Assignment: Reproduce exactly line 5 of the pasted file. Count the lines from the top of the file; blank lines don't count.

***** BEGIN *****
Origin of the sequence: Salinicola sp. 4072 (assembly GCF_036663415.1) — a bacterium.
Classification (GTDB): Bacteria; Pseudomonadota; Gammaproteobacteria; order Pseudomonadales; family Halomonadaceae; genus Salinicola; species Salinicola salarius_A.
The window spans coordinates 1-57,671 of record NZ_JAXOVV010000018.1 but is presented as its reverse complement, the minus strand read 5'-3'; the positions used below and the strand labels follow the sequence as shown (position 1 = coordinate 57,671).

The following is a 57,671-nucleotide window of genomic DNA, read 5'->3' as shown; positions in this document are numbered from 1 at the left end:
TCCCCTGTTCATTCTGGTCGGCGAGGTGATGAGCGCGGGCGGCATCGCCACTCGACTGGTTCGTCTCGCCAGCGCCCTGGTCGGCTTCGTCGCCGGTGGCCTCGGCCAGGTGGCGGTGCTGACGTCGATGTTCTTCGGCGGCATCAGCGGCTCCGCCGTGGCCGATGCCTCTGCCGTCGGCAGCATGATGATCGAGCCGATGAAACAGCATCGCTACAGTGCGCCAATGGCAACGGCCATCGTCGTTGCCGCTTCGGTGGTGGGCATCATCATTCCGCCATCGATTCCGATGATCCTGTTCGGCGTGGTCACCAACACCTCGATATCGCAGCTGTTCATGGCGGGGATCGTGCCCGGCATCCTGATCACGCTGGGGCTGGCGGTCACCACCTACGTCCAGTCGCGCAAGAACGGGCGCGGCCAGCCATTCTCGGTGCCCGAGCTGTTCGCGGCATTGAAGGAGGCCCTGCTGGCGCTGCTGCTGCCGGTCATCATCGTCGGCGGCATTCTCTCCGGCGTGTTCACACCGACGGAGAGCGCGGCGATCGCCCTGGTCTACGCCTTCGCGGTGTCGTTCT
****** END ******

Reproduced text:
TCCCCTGTTCATTCTGGTCGGCGAGGTGATGAGCGCGGGCGGCATCGCCACTCGACTGGTTCGTCTCGCCAGCGCCCTGGTCGGCTTCGTCGCCGGTGGCCTCGGCCAGGTGGCGGTGCTGACGTCGATGTTCTTCGGCGGCATCAGCGGCTCCGCCGTGGCCGATGCCTCTGCCGTCGGCAGCATGATGATCGAGCCGATGAAACAGCATCGCTACAGTGCGCCAATGGCAACGGCCATCGTCGTTGCCGCTTCGGTGGTGGGCATCATCATTCCGCCATCGATTCCGATGATCCTGTTCGGCGTGGTCACCAACACCTCGATATCGCAGCTGTTCATGGCGGGGATCGTGCCCGGCATCCTGATCACGCTGGGGCTGGCGGTCACCACCTACGTCCAGTCGCGCAAGAACGGGCGCGGCCAGCCATTCTCGGTGCCCGAGCTGTTCGCGGCATTGAAGGAGGCCCTGCTGGCGCTGCTGCTGCCGGTCATCATCGTCGGCGGCATTCTCTCCGGCGTGTTCACACCGACGGAGAGCGCGGCGATCGCCCTGGTCTACGCCTTCGCGGTGTCGTTCT